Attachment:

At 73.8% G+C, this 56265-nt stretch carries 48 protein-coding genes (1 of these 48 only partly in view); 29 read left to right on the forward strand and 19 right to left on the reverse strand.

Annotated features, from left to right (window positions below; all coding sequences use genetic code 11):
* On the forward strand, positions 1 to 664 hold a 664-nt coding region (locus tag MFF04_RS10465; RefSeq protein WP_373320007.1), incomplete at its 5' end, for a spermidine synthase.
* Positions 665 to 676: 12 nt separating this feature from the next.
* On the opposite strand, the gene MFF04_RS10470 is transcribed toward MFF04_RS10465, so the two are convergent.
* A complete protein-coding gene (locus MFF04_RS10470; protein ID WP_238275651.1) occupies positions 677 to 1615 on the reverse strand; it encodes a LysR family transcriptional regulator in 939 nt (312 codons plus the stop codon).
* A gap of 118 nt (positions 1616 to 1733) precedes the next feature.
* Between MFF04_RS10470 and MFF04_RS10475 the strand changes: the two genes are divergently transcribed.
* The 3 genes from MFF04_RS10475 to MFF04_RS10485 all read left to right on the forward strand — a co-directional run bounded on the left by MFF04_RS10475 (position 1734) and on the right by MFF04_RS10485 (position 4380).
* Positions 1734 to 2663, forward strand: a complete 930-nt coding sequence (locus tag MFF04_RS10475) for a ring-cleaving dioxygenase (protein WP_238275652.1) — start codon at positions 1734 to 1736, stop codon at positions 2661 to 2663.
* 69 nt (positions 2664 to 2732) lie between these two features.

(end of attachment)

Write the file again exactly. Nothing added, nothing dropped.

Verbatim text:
At 73.8% G+C, this 56265-nt stretch carries 48 protein-coding genes (1 of these 48 only partly in view); 29 read left to right on the forward strand and 19 right to left on the reverse strand.

Annotated features, from left to right (window positions below; all coding sequences use genetic code 11):
* On the forward strand, positions 1 to 664 hold a 664-nt coding region (locus tag MFF04_RS10465; RefSeq protein WP_373320007.1), incomplete at its 5' end, for a spermidine synthase.
* Positions 665 to 676: 12 nt separating this feature from the next.
* On the opposite strand, the gene MFF04_RS10470 is transcribed toward MFF04_RS10465, so the two are convergent.
* A complete protein-coding gene (locus MFF04_RS10470; protein ID WP_238275651.1) occupies positions 677 to 1615 on the reverse strand; it encodes a LysR family transcriptional regulator in 939 nt (312 codons plus the stop codon).
* A gap of 118 nt (positions 1616 to 1733) precedes the next feature.
* Between MFF04_RS10470 and MFF04_RS10475 the strand changes: the two genes are divergently transcribed.
* The 3 genes from MFF04_RS10475 to MFF04_RS10485 all read left to right on the forward strand — a co-directional run bounded on the left by MFF04_RS10475 (position 1734) and on the right by MFF04_RS10485 (position 4380).
* Positions 1734 to 2663, forward strand: a complete 930-nt coding sequence (locus tag MFF04_RS10475) for a ring-cleaving dioxygenase (protein WP_238275652.1) — start codon at positions 1734 to 1736, stop codon at positions 2661 to 2663.
* 69 nt (positions 2664 to 2732) lie between these two features.